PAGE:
Pandora released its 2018 Definitive Guide to Audio recently, and the verdict is clear. Broadcast radio as we’ve known it is on its way out.
The music streaming service released its first guide in 2017; the second annual edition, in their own words, is “chock-full of helpful insights on the state of audio advertising today.” Among the key insights, as if you couldn’t predict, is that audio streaming has entered the mainstream.
53% of us stream audio weekly (I’m streaming a radio station right now…does that count as streaming or radio?). In fact, we stream audio more than we play our owned music (CDs, digital music files, etc.)
But what caught my eye is the continued decline of radio.
Radio was my first career, my first love. I’d still go back and do it again today if i could support a family through radio. But broadcast radio as I knew it doesn’t exist any more, and if it isn’t dead yet, it may be committing suicide. AM/FM radio listenership has fallen by 34% in the last 10 years, and commercial clutter is the self-inflicted wound. According to Pandora, major market stations cram as many as 10 ads in a break, which is bad for both listeners and advertisers.
Radio listeners are willing to wait only so long while ads play before they tune out. It’s a simple push of a button and they’re off to another station or to the aux input where their phone is connected and ready with their favorite playlist. Let’s be honest – too many commercials just p*** listeners off. It was the No. 1 complaint I heard when I was in radio and nothing has changed.
Now, we all get it. Advertising is how stations pay the bills and stay on the air; radio is business and that’s how business works. But advertisers don’t like endless commercials either, because it makes it harder for their ad stand out. After all, one spot in a cluster of four stands out better than one in ten. And that’s if the listener even stays through the whole break.
Our tech follows us into the car
Radio listening is declining in cars as the adoption of alternatives like satellite radio and car connectivity continues to increase. We get real-time traffic updates from Google Maps, and according to the Definitive Guide, “Pandora is the dominant installed brand in connected cars, and its active user base has grown at triple-digit annual rates over the last six years.” Shocker.
Everybody under age 65 spends more time using smartphones apps than we do with radio. As that trend strengthens we’re more and more likely to keep listening to music on the smartphone when we get behind the wheel than to switch to the car radio.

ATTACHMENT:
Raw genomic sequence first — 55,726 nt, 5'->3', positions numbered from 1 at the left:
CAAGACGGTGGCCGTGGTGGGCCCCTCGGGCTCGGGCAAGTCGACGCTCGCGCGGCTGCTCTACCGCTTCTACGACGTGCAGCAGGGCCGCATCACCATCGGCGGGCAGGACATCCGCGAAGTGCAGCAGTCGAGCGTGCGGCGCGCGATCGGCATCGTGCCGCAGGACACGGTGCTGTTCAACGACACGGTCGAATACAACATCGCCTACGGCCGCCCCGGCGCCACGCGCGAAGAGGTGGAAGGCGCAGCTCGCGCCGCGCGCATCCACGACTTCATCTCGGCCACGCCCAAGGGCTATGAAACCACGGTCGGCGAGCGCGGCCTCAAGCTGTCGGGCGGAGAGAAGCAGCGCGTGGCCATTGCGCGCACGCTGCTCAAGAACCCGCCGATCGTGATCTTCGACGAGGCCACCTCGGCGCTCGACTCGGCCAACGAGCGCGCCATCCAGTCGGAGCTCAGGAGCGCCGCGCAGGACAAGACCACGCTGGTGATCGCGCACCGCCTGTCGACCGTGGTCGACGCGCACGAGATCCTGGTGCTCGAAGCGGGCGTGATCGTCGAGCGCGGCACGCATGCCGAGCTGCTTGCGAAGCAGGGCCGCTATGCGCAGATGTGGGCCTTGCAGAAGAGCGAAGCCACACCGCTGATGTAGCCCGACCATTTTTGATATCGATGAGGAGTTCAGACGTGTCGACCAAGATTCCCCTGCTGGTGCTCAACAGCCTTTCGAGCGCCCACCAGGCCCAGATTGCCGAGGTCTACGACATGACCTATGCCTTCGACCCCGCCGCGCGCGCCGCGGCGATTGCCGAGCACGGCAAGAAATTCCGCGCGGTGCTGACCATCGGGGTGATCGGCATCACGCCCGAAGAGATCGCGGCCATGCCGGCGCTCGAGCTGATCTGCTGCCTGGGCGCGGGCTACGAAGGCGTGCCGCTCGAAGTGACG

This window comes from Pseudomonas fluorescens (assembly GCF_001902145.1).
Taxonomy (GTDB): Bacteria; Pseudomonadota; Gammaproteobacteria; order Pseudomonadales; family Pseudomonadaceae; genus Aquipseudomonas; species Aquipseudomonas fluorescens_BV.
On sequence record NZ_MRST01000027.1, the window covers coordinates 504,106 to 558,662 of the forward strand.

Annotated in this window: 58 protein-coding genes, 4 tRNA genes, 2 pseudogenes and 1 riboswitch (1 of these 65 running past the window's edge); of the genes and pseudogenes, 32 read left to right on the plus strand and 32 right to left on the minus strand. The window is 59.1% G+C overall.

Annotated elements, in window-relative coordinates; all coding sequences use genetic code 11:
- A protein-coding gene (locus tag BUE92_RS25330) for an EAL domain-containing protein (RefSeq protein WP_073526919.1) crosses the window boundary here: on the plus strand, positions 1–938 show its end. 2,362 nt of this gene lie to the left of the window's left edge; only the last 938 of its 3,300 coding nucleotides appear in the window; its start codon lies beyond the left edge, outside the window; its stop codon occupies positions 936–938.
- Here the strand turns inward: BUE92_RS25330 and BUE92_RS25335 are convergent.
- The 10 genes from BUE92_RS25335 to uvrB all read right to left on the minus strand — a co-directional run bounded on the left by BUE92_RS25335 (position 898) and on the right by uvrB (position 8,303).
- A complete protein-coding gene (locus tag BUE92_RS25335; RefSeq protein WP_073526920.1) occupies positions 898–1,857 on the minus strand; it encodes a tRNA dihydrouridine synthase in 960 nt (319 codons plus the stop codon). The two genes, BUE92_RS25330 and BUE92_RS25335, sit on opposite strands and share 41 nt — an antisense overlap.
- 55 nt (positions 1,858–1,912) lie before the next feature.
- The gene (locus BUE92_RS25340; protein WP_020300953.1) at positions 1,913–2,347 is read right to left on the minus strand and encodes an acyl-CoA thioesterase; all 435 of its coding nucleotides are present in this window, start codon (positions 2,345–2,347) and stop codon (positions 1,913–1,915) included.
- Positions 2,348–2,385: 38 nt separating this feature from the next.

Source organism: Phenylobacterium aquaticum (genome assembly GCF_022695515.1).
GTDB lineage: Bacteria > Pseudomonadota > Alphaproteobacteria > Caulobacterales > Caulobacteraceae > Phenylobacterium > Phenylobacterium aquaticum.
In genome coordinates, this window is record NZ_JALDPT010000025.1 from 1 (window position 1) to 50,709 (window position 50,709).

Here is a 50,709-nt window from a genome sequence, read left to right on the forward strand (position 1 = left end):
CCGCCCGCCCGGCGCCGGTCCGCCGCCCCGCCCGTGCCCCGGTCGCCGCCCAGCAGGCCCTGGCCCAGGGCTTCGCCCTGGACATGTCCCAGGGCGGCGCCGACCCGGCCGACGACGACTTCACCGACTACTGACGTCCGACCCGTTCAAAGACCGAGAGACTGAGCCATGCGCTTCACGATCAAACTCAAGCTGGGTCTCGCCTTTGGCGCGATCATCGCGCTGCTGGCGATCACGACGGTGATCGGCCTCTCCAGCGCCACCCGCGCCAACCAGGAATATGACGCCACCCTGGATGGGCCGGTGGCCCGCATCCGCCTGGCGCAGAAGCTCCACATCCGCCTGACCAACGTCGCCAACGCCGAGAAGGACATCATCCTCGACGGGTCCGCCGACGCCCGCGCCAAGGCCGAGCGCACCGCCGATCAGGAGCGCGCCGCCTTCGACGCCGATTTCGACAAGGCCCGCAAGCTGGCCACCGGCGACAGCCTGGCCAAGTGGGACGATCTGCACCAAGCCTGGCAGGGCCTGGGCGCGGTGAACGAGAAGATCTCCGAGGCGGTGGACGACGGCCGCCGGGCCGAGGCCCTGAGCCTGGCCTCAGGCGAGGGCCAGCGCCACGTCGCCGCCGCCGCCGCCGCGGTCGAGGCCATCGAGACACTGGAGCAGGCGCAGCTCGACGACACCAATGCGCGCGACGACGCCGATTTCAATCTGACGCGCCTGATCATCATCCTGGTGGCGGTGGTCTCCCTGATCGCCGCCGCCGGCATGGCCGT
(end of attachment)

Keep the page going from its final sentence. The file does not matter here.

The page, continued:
How does radio survive?
Don’t count radio stations out just yet; the industry has adapted before when pundits rushed to pronounce the medium dead. From the 1920s AM powerhouses were the singular source of dramas, comedies, and variety programming until television overtook radio as the dominant broadcast medium in the early 1950s. Having lost their original market, radio stations turned to music and news/talk, where they found a new and solid audience. If broadcast radio is to survive now, it must again learn to adapt.
In fact, the Pandora guide suggests that for radio to stay relevant, it must embrace mobile apps and other methods of online delivery of their content. Strong digital platforms have already demonstrated their formidable strength in the media marketplace and they show no signs of retreating.
If radio was forced to splinter into niche programming to keep its audience 70 years ago, the mandate is even greater now. There really is no such thing as mass appeal any more, as cable networks, streaming networks, podcasts, and more lead the way by catering to niche audiences. Radio must continue learning to tailor its content to more narrowly targeted audiences.
And for crying out loud, radio has to figure out a better balance between sales and programming. Granted they are like two wings of an airplane and you can’t fly without both of them. But the current imbalance will leave the airplane spiraling downward until it crashes and burns.
Failure to adapt could leave radio in the past, a distant memory just like the 45 RPM record it leveraged to survive in a long forgotten lifetime.